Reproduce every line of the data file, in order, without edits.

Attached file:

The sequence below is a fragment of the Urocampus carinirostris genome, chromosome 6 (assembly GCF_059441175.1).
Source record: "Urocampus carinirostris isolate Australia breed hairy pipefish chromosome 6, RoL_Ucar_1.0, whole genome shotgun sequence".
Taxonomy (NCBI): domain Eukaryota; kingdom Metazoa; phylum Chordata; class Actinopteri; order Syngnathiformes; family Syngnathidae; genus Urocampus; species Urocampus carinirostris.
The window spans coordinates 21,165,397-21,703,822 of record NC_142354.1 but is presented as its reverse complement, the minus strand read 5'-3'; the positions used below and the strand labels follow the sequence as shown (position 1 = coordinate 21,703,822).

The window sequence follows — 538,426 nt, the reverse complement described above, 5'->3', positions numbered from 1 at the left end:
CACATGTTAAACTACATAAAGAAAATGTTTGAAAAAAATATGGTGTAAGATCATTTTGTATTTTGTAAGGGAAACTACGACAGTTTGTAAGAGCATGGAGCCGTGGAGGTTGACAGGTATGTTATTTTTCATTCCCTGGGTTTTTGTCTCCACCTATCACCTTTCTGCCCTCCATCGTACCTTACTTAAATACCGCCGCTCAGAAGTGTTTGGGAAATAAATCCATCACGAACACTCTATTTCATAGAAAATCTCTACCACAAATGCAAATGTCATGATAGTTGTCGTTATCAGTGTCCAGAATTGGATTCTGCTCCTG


The sequence below is a fragment of the Urocampus carinirostris genome, chromosome 6 (assembly GCF_059441175.1).
Source record: "Urocampus carinirostris isolate Australia breed hairy pipefish chromosome 6, RoL_Ucar_1.0, whole genome shotgun sequence".
Taxonomy (NCBI): domain Eukaryota; kingdom Metazoa; phylum Chordata; class Actinopteri; order Syngnathiformes; family Syngnathidae; genus Urocampus; species Urocampus carinirostris.
The window spans coordinates 21,165,397-21,703,822 of record NC_142354.1 but is presented as its reverse complement, the minus strand read 5'-3'; the positions used below and the strand labels follow the sequence as shown (position 1 = coordinate 21,703,822).

The window sequence follows — 538,426 nt, the reverse complement described above, 5'->3', positions numbered from 1 at the left end:
CACATGTTAAACTACATAAAGAAAATGTTTGAAAAAAATATGGTGTAAGATCATTTTGTATTTTGTAAGGGAAACTACGACAGTTTGTAAGAGCATGGAGCCGTGGAGGTTGACAGGTATGTTATTTTTCATTCCCTGGGTTTTTGTCTCCACCTATCACCTTTCTGCCCTCCATCGTACCTTACTTAAATACCGCCGCTCAGAAGTGTTTGGGAAATAAATCCATCACGAACACTCTATTTCATAGAAAATCTCTACCACAAATGCAAATGTCATGATAGTTGTCGTTATCAGTGTCCAGAATTGGATTCTGCTCCTG